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Oba’s Beaded Crown


Artwork Details

Oba’s Beaded Crown
20th century
cloth, wire, and multi-colored beadwork
12 3/16 in x 8 11/16 in x 8 11/16 in (30.96 cm x 22.07 cm x 22.07 cm)
Gift of Dr. James and Vivian Curtis


Subject Matter:

A crown such as this one, called ade in the Yoruba language, would have formed part of the beaded regalia of an oba, a sacred king that could trace his ancestry to Oduduwa, the founder and first oba of Yoruba peoples. Although it may not be a great crown with a veil of beads (adenla), as it does not have the conical shape or the frontal face motif, the fringe of beads may still have helped mask the identity of the oba. While wearing the ade, an oba's power was heightened, so the veil of beads protected those looking upon him from a piercing, god-like gaze. Birds were also a common feature in an oba’s beaded regalia, which referred to okin, known as the “king of birds” as well as the mystical power of women, known as awon iya wa, “our mothers.”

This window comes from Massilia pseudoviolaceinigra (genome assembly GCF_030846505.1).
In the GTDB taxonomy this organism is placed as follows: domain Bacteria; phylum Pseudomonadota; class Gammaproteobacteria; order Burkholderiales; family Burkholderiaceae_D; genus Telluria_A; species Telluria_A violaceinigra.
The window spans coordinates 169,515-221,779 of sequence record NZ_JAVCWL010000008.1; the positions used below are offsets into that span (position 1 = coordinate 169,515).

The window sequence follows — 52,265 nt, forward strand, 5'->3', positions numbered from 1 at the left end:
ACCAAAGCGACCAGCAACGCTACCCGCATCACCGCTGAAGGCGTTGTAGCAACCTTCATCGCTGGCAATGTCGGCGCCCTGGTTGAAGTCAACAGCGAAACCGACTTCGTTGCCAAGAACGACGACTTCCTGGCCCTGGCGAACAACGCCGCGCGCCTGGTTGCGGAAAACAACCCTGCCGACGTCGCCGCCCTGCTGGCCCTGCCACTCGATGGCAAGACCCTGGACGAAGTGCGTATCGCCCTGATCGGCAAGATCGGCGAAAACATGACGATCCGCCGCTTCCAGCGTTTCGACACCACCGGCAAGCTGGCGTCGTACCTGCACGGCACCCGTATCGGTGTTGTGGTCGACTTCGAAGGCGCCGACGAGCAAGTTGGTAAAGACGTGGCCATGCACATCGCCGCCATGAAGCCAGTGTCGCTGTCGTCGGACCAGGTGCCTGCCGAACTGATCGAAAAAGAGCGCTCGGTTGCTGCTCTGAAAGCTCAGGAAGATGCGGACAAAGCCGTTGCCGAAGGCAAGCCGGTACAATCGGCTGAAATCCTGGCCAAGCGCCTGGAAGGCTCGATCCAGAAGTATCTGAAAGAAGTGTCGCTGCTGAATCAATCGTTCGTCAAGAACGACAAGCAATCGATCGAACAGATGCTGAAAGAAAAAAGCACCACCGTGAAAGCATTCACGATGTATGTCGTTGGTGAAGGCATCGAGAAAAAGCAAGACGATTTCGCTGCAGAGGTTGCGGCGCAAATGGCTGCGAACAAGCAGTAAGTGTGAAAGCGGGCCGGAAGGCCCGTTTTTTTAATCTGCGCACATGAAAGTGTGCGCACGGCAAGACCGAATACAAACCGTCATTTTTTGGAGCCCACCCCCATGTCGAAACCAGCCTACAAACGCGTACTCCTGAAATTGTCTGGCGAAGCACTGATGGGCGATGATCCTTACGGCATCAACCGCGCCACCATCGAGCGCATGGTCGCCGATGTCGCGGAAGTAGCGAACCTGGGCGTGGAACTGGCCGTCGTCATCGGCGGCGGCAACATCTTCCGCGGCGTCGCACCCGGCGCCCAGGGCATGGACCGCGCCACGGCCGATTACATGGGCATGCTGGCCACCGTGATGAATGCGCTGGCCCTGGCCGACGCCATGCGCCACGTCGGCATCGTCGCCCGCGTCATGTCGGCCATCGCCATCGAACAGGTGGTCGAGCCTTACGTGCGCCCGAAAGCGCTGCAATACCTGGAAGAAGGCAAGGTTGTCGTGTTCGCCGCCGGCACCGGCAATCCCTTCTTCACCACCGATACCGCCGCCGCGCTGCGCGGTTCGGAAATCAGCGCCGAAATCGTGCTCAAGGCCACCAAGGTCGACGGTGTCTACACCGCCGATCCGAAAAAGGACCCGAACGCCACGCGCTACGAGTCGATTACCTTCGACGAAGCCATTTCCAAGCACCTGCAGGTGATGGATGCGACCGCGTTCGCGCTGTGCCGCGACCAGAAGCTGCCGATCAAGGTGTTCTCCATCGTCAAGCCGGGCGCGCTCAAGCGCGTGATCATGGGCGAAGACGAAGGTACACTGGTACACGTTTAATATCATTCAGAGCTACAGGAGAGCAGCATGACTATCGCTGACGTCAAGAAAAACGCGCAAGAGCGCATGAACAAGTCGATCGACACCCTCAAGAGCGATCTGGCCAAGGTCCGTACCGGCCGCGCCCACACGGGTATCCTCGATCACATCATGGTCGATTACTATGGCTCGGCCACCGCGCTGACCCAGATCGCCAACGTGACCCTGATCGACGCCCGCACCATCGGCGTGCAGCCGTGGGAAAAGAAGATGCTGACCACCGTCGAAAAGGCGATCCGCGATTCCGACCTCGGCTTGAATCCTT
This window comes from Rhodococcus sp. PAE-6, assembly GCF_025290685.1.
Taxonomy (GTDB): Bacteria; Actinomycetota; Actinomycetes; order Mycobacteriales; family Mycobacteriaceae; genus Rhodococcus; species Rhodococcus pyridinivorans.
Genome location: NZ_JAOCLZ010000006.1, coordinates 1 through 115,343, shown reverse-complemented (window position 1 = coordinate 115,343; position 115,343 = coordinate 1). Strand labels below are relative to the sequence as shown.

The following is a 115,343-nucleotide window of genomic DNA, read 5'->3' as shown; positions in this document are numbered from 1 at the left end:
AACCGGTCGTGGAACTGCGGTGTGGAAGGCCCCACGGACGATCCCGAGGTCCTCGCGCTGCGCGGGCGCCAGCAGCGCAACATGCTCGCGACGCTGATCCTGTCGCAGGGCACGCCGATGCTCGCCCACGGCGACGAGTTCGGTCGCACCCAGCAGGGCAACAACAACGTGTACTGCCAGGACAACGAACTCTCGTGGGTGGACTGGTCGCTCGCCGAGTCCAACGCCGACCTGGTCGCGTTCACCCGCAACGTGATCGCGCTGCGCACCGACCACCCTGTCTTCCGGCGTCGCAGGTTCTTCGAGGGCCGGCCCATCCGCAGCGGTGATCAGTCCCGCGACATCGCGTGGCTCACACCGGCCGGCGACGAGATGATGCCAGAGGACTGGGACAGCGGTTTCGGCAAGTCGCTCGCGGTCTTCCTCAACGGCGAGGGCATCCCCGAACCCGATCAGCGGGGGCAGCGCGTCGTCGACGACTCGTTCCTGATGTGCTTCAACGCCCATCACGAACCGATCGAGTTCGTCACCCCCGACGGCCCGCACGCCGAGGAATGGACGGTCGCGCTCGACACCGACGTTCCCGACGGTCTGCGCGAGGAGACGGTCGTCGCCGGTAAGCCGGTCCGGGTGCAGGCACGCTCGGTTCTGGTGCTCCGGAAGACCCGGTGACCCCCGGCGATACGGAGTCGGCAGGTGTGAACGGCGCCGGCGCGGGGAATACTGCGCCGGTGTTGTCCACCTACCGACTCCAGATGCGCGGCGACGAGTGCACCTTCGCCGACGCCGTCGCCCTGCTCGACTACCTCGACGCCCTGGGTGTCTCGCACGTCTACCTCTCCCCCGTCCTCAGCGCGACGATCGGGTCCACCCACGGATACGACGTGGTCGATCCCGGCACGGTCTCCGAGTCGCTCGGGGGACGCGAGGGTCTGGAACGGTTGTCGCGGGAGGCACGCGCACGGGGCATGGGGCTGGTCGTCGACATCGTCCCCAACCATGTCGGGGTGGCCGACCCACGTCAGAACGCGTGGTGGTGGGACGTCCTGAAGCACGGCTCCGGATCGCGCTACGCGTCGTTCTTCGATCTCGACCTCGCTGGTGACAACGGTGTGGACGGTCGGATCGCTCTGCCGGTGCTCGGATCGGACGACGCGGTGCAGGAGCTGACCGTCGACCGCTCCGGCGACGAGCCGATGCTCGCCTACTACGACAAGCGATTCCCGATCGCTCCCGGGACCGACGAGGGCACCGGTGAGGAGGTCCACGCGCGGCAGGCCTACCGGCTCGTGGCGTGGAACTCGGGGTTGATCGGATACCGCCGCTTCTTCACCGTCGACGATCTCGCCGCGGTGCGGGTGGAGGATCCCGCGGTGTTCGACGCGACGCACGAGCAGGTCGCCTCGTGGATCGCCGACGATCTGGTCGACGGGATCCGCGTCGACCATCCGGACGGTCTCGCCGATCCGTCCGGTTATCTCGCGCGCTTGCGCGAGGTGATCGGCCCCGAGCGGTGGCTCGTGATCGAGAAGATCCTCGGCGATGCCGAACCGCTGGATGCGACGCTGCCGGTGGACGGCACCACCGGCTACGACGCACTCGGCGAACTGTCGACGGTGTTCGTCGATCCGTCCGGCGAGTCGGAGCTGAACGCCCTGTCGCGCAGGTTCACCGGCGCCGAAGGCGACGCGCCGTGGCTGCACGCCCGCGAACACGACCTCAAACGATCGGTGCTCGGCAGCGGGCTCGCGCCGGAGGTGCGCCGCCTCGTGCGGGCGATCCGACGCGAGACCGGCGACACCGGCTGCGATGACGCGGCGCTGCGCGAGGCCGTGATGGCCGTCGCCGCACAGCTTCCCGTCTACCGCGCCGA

Drewal, Yoruba: Nine Centuries of African Art and Thought, 1989
Pemberton, African Beaded Art: Power and Adornment, 2008

Physical Description:

Cylindrical headdress with diamond-shaped multi-colored beadwork over a cloth base. The bottom rim has a pattern of red and blue triangles outlined on the edge with red. A fringe of blue beads hangs all the way around the bottom edge. There are two beadwork birds attached to the front of the headdress. 

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